Today, Trump’s Supreme Court issued the decision we expected in Janus v. AFSCME. You’ll hear a lot of discussion in the news about what this means for unions, for public education and for workers. Some of you may not realize that you are not yet a member of our union. Others of you may have opted not to join the faculty union in the past because you paid a fee (85% of membership dues) whether or not you joined; that is no longer the case. If you’re hoping to see a salary increase, more affordable healthcare, and strong policies for achieving equity as a result of the contract we’re currently negotiating, you’ll need to join your union to support this work.
As a non-member of Rutgers AAUP-AFT, you have been paying a representation fee (also known as an “agency fee”) to cover the costs of the representation you receive from the union. Unions are legally required to work on behalf of everyone in a bargaining unit—the pay increases, the promotion and other employment policies and the protections for academic freedom that we negotiate apply to everyone. In the past, faculty like you who chose not to join the union have paid a fee to cover the cost of this essential and sometimes expensive work. Now, you will pay nothing.
While your paycheck will increase modestly as this fee disappears, this could be the most expensive pay raise you’ve ever seen. One independent analysis suggests that if we don’t retain enough union members, our pay could decrease by as much as 3.7% per year (Figure 6).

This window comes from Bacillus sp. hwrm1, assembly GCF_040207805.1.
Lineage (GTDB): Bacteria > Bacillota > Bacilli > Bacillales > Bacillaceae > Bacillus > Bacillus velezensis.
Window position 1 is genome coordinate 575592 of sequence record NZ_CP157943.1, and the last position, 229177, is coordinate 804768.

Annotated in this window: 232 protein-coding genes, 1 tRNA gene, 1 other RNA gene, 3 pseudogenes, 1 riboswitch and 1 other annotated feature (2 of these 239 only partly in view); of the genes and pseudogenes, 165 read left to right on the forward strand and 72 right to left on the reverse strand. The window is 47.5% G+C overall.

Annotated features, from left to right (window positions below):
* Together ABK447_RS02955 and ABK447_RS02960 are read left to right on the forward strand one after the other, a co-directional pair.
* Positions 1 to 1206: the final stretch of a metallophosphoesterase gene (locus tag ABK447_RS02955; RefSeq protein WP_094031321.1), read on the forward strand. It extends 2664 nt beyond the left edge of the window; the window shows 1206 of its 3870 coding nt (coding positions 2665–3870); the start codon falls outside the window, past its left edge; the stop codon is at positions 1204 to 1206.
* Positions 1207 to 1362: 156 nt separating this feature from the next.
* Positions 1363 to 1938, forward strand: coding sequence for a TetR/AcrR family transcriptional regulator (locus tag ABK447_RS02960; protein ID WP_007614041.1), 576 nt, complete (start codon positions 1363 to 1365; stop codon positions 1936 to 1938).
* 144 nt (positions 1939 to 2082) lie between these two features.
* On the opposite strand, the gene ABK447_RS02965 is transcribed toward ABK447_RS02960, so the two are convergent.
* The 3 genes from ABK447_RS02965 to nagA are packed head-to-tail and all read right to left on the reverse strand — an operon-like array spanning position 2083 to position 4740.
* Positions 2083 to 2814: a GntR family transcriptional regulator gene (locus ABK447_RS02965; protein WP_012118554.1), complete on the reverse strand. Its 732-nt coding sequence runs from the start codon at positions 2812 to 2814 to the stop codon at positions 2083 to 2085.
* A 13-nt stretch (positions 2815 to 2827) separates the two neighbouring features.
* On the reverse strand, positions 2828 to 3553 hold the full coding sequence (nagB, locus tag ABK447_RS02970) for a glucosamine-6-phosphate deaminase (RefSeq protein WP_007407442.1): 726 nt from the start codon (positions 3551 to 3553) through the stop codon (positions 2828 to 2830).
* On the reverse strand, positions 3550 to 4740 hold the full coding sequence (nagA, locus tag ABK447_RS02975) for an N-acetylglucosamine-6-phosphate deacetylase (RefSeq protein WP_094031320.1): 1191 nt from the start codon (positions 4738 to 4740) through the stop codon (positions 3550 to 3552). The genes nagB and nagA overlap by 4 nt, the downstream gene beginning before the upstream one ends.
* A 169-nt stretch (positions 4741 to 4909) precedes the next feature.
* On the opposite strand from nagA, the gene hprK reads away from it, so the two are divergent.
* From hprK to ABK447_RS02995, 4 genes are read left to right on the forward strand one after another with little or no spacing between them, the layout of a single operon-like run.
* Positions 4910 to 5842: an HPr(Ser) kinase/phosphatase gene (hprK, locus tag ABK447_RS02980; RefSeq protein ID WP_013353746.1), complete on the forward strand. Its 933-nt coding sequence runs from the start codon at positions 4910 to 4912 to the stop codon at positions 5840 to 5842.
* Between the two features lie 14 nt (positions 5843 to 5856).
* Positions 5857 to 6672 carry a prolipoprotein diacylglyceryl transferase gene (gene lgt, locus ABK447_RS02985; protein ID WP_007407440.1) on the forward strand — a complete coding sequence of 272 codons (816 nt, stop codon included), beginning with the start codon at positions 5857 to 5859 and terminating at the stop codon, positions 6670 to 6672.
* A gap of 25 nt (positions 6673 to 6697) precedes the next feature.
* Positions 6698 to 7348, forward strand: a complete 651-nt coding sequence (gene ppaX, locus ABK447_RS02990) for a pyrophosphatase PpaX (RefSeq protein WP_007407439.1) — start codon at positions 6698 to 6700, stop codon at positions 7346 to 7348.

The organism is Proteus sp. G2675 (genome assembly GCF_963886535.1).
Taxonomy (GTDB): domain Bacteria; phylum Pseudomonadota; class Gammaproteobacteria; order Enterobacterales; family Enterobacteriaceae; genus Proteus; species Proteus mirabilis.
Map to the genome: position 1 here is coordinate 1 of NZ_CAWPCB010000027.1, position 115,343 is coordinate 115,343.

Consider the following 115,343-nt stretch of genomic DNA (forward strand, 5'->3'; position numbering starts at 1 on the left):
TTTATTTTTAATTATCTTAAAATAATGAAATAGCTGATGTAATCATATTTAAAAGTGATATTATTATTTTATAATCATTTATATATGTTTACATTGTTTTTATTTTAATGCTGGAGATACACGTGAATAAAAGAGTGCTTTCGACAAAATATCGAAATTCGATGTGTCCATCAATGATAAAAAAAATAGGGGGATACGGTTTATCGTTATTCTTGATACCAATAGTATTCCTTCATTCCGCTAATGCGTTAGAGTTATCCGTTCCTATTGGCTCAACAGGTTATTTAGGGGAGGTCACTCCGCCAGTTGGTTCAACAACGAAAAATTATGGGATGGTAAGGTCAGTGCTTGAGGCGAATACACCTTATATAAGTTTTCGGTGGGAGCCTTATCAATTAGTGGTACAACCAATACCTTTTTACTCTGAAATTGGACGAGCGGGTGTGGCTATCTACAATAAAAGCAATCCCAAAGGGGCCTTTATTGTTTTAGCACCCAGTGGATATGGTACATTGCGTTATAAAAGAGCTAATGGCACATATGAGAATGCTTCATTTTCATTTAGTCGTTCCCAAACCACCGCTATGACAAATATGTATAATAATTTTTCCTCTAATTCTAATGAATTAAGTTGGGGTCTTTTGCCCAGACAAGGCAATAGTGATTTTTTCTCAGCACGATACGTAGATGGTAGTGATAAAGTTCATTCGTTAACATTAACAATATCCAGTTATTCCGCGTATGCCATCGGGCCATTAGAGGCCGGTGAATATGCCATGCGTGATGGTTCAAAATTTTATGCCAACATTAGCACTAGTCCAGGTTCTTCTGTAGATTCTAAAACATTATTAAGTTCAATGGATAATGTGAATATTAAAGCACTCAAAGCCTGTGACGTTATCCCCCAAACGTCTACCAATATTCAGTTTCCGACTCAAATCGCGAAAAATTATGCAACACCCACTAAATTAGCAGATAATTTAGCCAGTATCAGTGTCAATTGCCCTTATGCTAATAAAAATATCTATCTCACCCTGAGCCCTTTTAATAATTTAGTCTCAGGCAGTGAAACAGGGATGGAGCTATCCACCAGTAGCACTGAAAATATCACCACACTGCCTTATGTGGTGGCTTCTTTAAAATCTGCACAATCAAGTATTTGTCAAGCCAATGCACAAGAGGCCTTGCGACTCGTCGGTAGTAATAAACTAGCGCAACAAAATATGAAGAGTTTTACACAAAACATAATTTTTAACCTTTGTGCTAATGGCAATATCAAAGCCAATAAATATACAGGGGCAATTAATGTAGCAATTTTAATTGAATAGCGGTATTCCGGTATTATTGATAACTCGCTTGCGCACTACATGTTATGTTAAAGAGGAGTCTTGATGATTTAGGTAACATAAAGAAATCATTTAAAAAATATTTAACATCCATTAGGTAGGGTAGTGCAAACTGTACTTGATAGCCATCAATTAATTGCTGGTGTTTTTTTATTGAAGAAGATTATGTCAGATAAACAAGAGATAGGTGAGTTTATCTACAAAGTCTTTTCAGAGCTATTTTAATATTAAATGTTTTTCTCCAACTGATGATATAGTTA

In our last contract, we achieved raises of just over 2% per year, when management initially proposed no pay raise at all; additional weeks of parental leave worth thousands of dollars in saved childcare costs as well as the unquantifiable ability to care for a new family member and bond; and much more. We’re at the bargaining table now working to achieve gains that will improve the lives of all Rutgers faculty. Joining the union demonstrates that these priorities matter to you, that a pay freeze or continued increases to health insurance costs are simply not acceptable to you, and that you’re willing to contribute to the collective effort to make improvements for all of us.
This ruling immediately turns all non-members into what is known as a “free rider”—i.e., one who benefits from the gains while leaving the costs to others. By joining the union you won’t be a free rider, and you’ll send a message that affordable health insurance, academic freedom and fair pay increases are important. Take a minute to join using this electronic membership form so that you aren’t benefiting from work funded by your union colleagues without paying a fair share yourself (full dues are 0.75% of salary, as opposed to the 0.64% you’ve been paying).
The same groups who funded Janus v. AFSCME at the Supreme Court have been attacking tenure, academic freedom and funding for public higher education in Trenton, Albany, Harrisburg and state houses across the country. Our best defense is a strong union that brings faculty together.
If you have any questions, please write back to us in the next few days.
Deepa, David, Becky and Rob
Deepa Kumar, President, Rutgers AAUP-AFT
David M. Hughes, VP, Rutgers AAUP-AFT
Rebecca Givan, Treasurer, Rutgers AAUP-AFT
Rob Scott, Secretary, Rutgers AAUP-AFT